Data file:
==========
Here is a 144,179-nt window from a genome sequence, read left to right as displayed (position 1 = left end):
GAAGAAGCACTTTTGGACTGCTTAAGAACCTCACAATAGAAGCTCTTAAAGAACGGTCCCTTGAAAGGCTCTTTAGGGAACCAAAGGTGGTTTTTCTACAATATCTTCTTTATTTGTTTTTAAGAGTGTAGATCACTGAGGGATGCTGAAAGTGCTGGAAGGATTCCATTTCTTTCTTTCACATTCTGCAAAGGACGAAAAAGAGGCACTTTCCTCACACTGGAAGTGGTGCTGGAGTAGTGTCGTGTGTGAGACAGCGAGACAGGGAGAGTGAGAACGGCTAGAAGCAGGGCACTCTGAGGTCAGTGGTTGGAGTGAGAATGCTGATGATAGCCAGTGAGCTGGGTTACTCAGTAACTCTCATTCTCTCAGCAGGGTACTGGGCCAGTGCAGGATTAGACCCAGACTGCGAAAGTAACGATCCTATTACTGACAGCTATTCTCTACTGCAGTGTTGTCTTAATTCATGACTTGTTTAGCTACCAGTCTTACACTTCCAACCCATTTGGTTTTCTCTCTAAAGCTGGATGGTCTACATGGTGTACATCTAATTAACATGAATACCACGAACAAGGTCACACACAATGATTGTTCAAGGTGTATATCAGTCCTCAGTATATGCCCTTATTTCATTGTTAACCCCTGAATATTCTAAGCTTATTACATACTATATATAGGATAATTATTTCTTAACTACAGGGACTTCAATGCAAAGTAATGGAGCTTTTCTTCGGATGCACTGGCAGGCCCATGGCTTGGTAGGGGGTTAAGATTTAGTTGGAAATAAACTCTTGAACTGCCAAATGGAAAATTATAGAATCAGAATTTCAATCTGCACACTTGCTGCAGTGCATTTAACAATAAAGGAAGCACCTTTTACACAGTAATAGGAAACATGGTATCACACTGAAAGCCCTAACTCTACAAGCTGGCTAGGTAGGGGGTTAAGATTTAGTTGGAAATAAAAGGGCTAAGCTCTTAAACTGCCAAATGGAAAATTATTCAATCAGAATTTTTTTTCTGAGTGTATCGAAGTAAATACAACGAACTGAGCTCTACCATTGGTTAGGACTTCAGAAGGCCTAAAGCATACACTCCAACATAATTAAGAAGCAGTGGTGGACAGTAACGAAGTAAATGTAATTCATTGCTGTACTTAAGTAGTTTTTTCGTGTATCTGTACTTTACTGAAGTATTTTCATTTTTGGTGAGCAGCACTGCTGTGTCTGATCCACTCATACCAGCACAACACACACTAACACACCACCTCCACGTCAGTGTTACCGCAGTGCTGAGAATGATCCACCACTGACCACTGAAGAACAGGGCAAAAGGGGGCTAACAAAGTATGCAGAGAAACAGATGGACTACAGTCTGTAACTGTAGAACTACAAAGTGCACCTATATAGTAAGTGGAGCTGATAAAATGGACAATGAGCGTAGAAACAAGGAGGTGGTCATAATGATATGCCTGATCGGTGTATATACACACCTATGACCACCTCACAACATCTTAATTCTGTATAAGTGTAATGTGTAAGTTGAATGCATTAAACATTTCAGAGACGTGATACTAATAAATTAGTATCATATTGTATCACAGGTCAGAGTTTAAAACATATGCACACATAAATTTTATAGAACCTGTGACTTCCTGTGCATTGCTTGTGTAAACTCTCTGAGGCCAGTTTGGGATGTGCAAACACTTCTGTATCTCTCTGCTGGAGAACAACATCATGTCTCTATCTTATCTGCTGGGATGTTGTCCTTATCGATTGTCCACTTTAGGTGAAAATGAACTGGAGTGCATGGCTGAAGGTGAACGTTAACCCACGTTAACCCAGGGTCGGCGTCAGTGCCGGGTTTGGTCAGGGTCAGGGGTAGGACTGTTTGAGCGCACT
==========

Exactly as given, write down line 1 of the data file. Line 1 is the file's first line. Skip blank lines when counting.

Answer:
Here is a 144,179-nt window from a genome sequence, read left to right as displayed (position 1 = left end):